French Bean / Green Bean Farming, Cultivation guide, Care and More
French Beans are referred commonly to as beans in India. There are over 400 Varieties of edible beans in the world and each of them has its place. in India, over 20 varieties of beans are commonly consumed and commercially available. Though all of them are technically called beans, the French beans are the ones most people think about and refer to when you talk about “Beans” in India.
French beans, Fansi in Gujarati and commonly just beans in most other languages including Malayalam and Tamil or even Hindi are grown in the region where the weather conditions are between 10 and 30 degrees Celsius. French beans are not drought or frost tolerant. Flower dropping is high when the weather exceeds 30 degrees and growth and production are often shunted with weather conditions below 5 degrees Celsius.
India is the fourth largest producer of French beans in the world but it is not sufficient to fill the local market. of the total 23.3 million tonnes of french beans produced in 2020, 78% of all French beans are cultivated in china. Less than 3% of French beans worldwide are cultivated in India. Though the market for French beans is quite stable in India, it’s because there are limited culinary uses locally. Considered a vegetable which is not indigenous to India, it is still widely used in some Indian cuisines but is not considered essential. this also makes French beans a commodity which is not very high on priority locally in terms of consumption. The market value is moderate at best and the chances of putting French beans as highly-priced or in the exotic category are next to nil with a low level of consumption locally and moderate to low demand, the product does require transportation to cities and towns for better marketing and distribution.
Area of cultivation: French beans are commonly grown in Uttar Pradesh, Jammu & Kashmir, Himachal Pradesh Maharashtra and the northeastern states of India. Many other varieties are commonly grown in other parts of the country including Gujarat, Tamil Nadu, Karnataka etc. The varieties come with their pros and cons and are suitable to the region alone. The Ooty variety, for instance, is developed by the Tamil Nadu agricultural university and is best suited in the ooty and Kodaikanal regions. There are varieties specifically created for plains and hills and each has its pros and cons. Some varieties are tolerant to pests and diseases while others are high-yielding. Choose the variety according to the region of cultivation.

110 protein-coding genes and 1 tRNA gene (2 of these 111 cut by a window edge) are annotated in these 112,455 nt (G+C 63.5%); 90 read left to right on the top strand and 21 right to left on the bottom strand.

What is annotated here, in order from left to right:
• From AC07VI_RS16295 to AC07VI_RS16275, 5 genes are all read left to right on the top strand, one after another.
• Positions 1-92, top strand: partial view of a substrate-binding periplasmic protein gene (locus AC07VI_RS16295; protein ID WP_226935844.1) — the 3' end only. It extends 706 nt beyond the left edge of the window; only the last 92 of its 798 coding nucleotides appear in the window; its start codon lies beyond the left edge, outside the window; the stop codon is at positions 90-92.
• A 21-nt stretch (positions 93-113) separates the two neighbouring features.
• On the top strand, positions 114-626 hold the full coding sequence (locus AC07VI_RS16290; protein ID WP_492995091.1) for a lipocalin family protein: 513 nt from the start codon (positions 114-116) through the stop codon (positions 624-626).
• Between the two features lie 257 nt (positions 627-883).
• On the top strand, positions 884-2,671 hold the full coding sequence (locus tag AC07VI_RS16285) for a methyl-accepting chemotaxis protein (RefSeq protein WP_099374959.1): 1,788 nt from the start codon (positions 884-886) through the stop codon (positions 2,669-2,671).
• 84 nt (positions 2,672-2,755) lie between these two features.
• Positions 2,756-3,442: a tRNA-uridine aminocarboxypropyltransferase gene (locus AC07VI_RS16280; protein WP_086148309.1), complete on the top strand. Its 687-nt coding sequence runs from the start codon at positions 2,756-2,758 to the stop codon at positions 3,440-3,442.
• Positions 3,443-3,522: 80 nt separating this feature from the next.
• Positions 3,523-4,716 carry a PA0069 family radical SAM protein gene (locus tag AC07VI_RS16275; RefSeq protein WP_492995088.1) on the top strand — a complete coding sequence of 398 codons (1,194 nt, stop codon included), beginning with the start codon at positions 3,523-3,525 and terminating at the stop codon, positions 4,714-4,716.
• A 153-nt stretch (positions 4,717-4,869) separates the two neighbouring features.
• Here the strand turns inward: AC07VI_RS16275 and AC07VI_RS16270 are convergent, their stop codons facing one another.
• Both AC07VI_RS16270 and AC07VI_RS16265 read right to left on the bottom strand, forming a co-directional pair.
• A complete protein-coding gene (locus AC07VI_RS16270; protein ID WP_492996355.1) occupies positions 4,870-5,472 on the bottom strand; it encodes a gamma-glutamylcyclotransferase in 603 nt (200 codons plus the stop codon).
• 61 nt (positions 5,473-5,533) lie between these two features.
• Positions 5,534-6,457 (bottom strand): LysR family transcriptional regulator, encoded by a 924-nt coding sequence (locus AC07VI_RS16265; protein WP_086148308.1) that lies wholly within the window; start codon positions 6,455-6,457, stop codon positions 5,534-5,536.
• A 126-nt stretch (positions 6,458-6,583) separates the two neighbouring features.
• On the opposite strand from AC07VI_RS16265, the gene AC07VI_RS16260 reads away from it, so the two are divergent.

Climate for Cultivation: French beans are very sensitive to climatic conditions. With high temperatures, flower drop is very common. Lower temperature results in Shunted plants and poor fruiting and flowering. A temperature of 10 -30 degrees celsius is excellent for the growth of french beans. Water logging should be minimal but moisture in the soil is recommended. The French beans can be grown in Kharif and rabi depending on the area. The plains are usually a Kharif crop and the rabi is best suited for lower hills.
Ideal Soil for Cultivation: Beans prefer Loamy, well-drained soil. Hills are preferred because there is no water logging and the temperature is perfect for growing French beans. Beans can grow quite well in Clay Loam soil too but wouldn’t do too well with black soil or water-logged soil. The roots of the bean plants are short and only on the surface, which makes them drought-tolerant. While clay soil can retain water for longer, they are not extremely good when it comes to water-logged areas. The clay soil on the slopes is excellent though!
Varieties of French Beans: There are various varieties in the market today and most of them depend on if the bean is to be used dry or as fresh beans. The seeds are usually provided by the universities in the respective states and are tested locally. Tamil Nadu has different seeds for hills and plains where the yield and weather conditions vary. most of the other states have one to two varieties per state. Uttar Pradesh has 2 varieties, hur and Malviya rajmash, Maharashtra has Varun and HPR and so on. The variety should be tested and acceptable locally so ensure that the variety is locally available and tested by farmers or universities.